November 1 marked the beginning of Lung Cancer Awareness Month.
Lung cancer is the leading cancer killer in both men and women, in every ethnic group (Lung Cancer Alliance). Each year in the U.S. more than 228,000 people are diagnosed with lung cancer, and nearly 160,000 die of the disease (Lung Cancer Foundation).
In spite of these statistics, lung cancer often goes undiagnosed until it has reached an advanced level, making it difficult to treat.
We encourage you to educate yourself and others to increase awareness of lung cancer and related diseases such as mesothelioma, a cancer caused by asbestos exposure. One of the most painful cancers, mesothelioma affects thousands each year and is one of the most difficult lung cancers to treat.
Mesothelioma is almost always caused by occupational asbestos exposure. Diagnosing mesothelioma can be difficult due to the disease’s aggressive nature and long latency period – about 20 to 40 years. Although it has more commonly been diagnosed in men over age 50, women and younger people who have been exposed to second-hand, or take-home, asbestos are at risk of developing mesothelioma as well.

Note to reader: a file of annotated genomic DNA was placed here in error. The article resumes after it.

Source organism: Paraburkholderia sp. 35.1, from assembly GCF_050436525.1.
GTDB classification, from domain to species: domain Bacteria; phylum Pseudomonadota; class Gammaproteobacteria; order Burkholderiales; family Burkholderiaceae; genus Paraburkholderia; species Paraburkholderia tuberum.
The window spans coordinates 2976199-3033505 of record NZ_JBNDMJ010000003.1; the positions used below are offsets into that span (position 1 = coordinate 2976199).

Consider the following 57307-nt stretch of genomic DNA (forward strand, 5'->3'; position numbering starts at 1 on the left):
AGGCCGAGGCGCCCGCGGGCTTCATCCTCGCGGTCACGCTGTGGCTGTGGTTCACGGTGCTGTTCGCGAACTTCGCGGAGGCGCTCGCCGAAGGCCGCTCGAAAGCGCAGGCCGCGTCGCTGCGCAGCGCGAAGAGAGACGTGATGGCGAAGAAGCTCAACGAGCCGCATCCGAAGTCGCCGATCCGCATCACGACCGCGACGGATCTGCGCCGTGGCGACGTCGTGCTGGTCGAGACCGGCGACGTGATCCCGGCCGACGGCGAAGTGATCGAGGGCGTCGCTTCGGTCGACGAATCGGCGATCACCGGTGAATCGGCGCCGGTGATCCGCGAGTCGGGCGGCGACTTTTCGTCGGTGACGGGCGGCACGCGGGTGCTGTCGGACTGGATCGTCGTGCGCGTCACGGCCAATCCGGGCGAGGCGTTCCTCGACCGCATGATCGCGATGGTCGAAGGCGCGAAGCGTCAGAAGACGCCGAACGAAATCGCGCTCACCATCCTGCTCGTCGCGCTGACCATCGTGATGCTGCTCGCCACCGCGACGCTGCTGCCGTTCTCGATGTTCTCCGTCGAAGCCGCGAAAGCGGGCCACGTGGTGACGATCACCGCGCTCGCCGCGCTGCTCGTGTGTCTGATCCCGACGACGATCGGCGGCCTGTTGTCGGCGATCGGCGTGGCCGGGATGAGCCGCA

The earlier a mesothelioma diagnosis is made, the greater number of treatment options available. Building awareness will save lives, so start building lung cancer awareness in your community today.
What can I do to raise awareness during Lung Cancer Awareness Month?
- Follow Simmons Hanly Conroy on Facebook. We’ll be sharing lung cancer facts throughout the month, and we encourage you to re-share them with your friends and family.
- Download “Asbestos-Related Lung Cancer: How big business lawyers are hurting cancer patients’ efforts to secure justice” to learn more about lung disease and the law.
- Share your story with the Asbestos Disease Awareness Organization (ADAO) about how you or a loved one has been impacted by lung cancer.
The lawyers and staff at Simmons Hanly Conroy thank you for participating in our efforts to spread awareness about the leading cancer killer of both men and women: lung cancer.